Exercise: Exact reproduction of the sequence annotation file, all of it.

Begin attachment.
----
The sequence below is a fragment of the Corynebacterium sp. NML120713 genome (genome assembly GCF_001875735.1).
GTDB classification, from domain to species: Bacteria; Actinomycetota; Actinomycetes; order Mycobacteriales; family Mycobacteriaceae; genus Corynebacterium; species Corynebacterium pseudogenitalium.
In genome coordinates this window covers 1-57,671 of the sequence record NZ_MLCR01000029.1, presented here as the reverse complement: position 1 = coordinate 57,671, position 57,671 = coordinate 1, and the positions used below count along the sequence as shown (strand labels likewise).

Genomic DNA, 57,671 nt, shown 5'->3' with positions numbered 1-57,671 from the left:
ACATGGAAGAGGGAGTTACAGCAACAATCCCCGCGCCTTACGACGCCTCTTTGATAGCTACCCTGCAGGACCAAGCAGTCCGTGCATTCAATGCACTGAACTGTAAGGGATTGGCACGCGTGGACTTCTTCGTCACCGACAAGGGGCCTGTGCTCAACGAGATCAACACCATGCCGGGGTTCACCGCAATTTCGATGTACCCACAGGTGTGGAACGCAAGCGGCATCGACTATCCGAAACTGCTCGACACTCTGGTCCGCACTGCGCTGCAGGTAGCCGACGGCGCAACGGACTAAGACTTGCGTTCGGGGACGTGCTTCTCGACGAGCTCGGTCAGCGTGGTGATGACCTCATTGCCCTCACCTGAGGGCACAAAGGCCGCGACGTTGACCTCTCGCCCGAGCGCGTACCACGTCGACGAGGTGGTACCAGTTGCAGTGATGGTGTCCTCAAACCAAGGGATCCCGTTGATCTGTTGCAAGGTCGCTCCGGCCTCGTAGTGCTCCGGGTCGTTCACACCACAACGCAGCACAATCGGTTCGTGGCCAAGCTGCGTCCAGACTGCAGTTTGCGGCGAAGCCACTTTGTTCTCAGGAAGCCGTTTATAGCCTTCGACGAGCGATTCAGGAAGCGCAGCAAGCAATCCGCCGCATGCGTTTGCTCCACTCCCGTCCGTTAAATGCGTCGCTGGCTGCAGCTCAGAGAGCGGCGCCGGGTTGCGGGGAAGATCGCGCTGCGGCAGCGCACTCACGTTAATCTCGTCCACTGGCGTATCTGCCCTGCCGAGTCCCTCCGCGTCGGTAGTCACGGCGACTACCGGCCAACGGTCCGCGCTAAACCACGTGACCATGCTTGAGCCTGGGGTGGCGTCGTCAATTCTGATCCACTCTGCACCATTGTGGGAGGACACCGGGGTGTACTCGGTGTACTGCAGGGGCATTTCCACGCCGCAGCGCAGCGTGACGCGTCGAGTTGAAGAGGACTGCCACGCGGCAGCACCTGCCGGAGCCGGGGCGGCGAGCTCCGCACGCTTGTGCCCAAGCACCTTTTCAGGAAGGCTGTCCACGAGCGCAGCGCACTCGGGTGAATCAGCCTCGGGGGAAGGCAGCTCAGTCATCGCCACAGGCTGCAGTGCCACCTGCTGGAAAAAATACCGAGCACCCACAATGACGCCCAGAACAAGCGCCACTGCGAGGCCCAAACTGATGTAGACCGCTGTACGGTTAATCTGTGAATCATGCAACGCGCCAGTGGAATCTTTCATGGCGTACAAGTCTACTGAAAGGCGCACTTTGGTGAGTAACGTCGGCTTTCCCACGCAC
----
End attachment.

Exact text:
The sequence below is a fragment of the Corynebacterium sp. NML120713 genome (genome assembly GCF_001875735.1).
GTDB classification, from domain to species: Bacteria; Actinomycetota; Actinomycetes; order Mycobacteriales; family Mycobacteriaceae; genus Corynebacterium; species Corynebacterium pseudogenitalium.
In genome coordinates this window covers 1-57,671 of the sequence record NZ_MLCR01000029.1, presented here as the reverse complement: position 1 = coordinate 57,671, position 57,671 = coordinate 1, and the positions used below count along the sequence as shown (strand labels likewise).

Genomic DNA, 57,671 nt, shown 5'->3' with positions numbered 1-57,671 from the left:
ACATGGAAGAGGGAGTTACAGCAACAATCCCCGCGCCTTACGACGCCTCTTTGATAGCTACCCTGCAGGACCAAGCAGTCCGTGCATTCAATGCACTGAACTGTAAGGGATTGGCACGCGTGGACTTCTTCGTCACCGACAAGGGGCCTGTGCTCAACGAGATCAACACCATGCCGGGGTTCACCGCAATTTCGATGTACCCACAGGTGTGGAACGCAAGCGGCATCGACTATCCGAAACTGCTCGACACTCTGGTCCGCACTGCGCTGCAGGTAGCCGACGGCGCAACGGACTAAGACTTGCGTTCGGGGACGTGCTTCTCGACGAGCTCGGTCAGCGTGGTGATGACCTCATTGCCCTCACCTGAGGGCACAAAGGCCGCGACGTTGACCTCTCGCCCGAGCGCGTACCACGTCGACGAGGTGGTACCAGTTGCAGTGATGGTGTCCTCAAACCAAGGGATCCCGTTGATCTGTTGCAAGGTCGCTCCGGCCTCGTAGTGCTCCGGGTCGTTCACACCACAACGCAGCACAATCGGTTCGTGGCCAAGCTGCGTCCAGACTGCAGTTTGCGGCGAAGCCACTTTGTTCTCAGGAAGCCGTTTATAGCCTTCGACGAGCGATTCAGGAAGCGCAGCAAGCAATCCGCCGCATGCGTTTGCTCCACTCCCGTCCGTTAAATGCGTCGCTGGCTGCAGCTCAGAGAGCGGCGCCGGGTTGCGGGGAAGATCGCGCTGCGGCAGCGCACTCACGTTAATCTCGTCCACTGGCGTATCTGCCCTGCCGAGTCCCTCCGCGTCGGTAGTCACGGCGACTACCGGCCAACGGTCCGCGCTAAACCACGTGACCATGCTTGAGCCTGGGGTGGCGTCGTCAATTCTGATCCACTCTGCACCATTGTGGGAGGACACCGGGGTGTACTCGGTGTACTGCAGGGGCATTTCCACGCCGCAGCGCAGCGTGACGCGTCGAGTTGAAGAGGACTGCCACGCGGCAGCACCTGCCGGAGCCGGGGCGGCGAGCTCCGCACGCTTGTGCCCAAGCACCTTTTCAGGAAGGCTGTCCACGAGCGCAGCGCACTCGGGTGAATCAGCCTCGGGGGAAGGCAGCTCAGTCATCGCCACAGGCTGCAGTGCCACCTGCTGGAAAAAATACCGAGCACCCACAATGACGCCCAGAACAAGCGCCACTGCGAGGCCCAAACTGATGTAGACCGCTGTACGGTTAATCTGTGAATCATGCAACGCGCCAGTGGAATCTTTCATGGCGTACAAGTCTACTGAAAGGCGCACTTTGGTGAGTAACGTCGGCTTTCCCACGCAC